4. You’ve had several essays published in prestigious publications such as Marie Claire and The Los Angeles Times. What’s your biggest piece of advice for an aspiring journalists who are trying to get editor’s attention?
Write the story only you can tell. This is actually something I learned from years of pitching (and nearly selling) feature film scripts and TV shows. In most cases, the idea you came up with has already been pitched to the editor many times before. This is especially true of anything that came to you via press release, or anything related to a recurring holiday or event. You may think you’re being original, but you’re probably not. Editors deal with such a huge volume of pitches these days that it’s incredibly difficult to be fresh. Unless you use your secret weapon, which is your own experience of the world. You are the only person out there who had exactly your own heritage, upbringing, coming of age, and call to the writing life. Draw on your uniqueness whenever possible, even if you’re telling a more universal story. Some of my best pieces came out of my urge to tell a story that editors had not heard before (what it’s like to survive a school shooting, ask a man to sign a contract on a second date, learn to gamble from my father). I knew going into the writing and pitching of these stories that they would probably resonate with editors and readers because they were difficult for me to write – I revealed something vulnerable about myself in each of them – but I was compelled to write them even before I had a home for them. They were in no way about the paycheck. If you can find your version of the essential stories you need to tell, people will probably want to read them.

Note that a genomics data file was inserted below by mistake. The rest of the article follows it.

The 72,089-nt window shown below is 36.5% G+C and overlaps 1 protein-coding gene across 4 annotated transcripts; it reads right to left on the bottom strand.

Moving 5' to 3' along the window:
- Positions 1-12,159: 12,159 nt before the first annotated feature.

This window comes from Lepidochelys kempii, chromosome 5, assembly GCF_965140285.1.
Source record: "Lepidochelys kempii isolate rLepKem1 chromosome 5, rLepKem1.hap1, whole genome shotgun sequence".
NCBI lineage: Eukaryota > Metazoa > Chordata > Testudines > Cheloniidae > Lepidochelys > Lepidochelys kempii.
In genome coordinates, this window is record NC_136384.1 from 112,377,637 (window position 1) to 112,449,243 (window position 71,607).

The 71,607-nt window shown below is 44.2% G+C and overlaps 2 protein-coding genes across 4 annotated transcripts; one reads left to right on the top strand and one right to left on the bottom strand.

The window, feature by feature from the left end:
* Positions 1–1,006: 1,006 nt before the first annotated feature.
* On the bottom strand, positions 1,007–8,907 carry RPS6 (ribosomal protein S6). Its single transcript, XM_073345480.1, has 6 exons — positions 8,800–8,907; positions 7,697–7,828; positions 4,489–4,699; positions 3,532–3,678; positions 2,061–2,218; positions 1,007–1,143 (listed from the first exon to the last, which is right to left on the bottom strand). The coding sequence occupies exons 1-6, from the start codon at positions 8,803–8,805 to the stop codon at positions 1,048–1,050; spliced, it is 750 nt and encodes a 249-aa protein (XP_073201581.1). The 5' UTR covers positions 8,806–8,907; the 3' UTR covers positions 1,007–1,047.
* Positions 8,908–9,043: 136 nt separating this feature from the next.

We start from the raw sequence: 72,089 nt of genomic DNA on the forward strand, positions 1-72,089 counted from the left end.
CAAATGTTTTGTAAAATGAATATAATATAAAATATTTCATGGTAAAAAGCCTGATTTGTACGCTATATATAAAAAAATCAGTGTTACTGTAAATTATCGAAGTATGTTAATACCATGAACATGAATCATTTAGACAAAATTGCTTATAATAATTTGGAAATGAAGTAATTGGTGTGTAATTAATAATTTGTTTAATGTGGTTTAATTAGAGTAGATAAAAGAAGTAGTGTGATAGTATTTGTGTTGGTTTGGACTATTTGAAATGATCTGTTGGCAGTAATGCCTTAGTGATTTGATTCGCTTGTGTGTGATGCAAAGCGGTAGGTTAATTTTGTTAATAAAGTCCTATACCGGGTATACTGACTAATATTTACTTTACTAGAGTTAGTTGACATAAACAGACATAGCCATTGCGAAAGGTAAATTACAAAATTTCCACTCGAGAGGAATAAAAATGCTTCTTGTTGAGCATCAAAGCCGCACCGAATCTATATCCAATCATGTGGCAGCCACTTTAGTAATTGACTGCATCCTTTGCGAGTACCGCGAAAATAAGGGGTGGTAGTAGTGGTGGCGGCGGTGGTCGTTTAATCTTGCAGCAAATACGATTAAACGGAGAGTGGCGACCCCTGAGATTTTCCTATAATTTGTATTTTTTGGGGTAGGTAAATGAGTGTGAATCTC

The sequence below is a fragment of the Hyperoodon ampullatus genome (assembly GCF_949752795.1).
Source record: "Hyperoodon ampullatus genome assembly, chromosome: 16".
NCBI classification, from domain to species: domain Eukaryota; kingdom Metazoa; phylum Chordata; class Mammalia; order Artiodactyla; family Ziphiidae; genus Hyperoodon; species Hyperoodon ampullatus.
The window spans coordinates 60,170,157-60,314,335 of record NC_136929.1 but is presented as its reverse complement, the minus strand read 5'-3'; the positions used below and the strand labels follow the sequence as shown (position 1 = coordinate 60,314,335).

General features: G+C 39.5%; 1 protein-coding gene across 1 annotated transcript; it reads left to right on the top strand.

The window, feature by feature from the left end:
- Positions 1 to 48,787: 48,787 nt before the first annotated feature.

5. Pitching stories is one of the most crucial steps in landing assignments. What can you tell us about crafting hooks, determining an idea’s viability?
Again, so much of a stellar pitch starts with an idea that is undeniable. And many of my best pieces have taken years to percolate, write, and be published. Give yourself enough time to understand an experience before you try to write about it. Don’t decide you’re going to stop drinking, or become vegan, or bake your own bread for a month and pitch an editor the story two weeks into your experiment. It’s often in hindsight that we really understand the significance of an event in our lives, so give yourself the time necessary before you send out an idea or a finished piece.
Also, try to avoid sensationalism or hyperbole. Editors really have heard pretty much everything before, and so your claims of “first,” “best,” or “most,” are probably going to fall on deaf ears, unless there is substantial merit for your claim. Instead, keep your tone polite but casual. Engage them by presenting yourself as the kind of person they would want to listen to and learn from. If possible, show them your writing style in the language of your pitch, so they get a good sense of what you’re all about right up front. If you’re proud of your Lester Bangs influenced style, don’t write them a pitch that sounds like Miss Manners, or vice versa. Which is also a good reminder to be familiar with the style of the publication you’re pitching and make sure your idea genuinely is a good fit for them. Be gracious. There is another human being on the other end of that email you’re sending, and they will respond to a generous, genuine, likeable missive, just like you would if you were on the receiving end.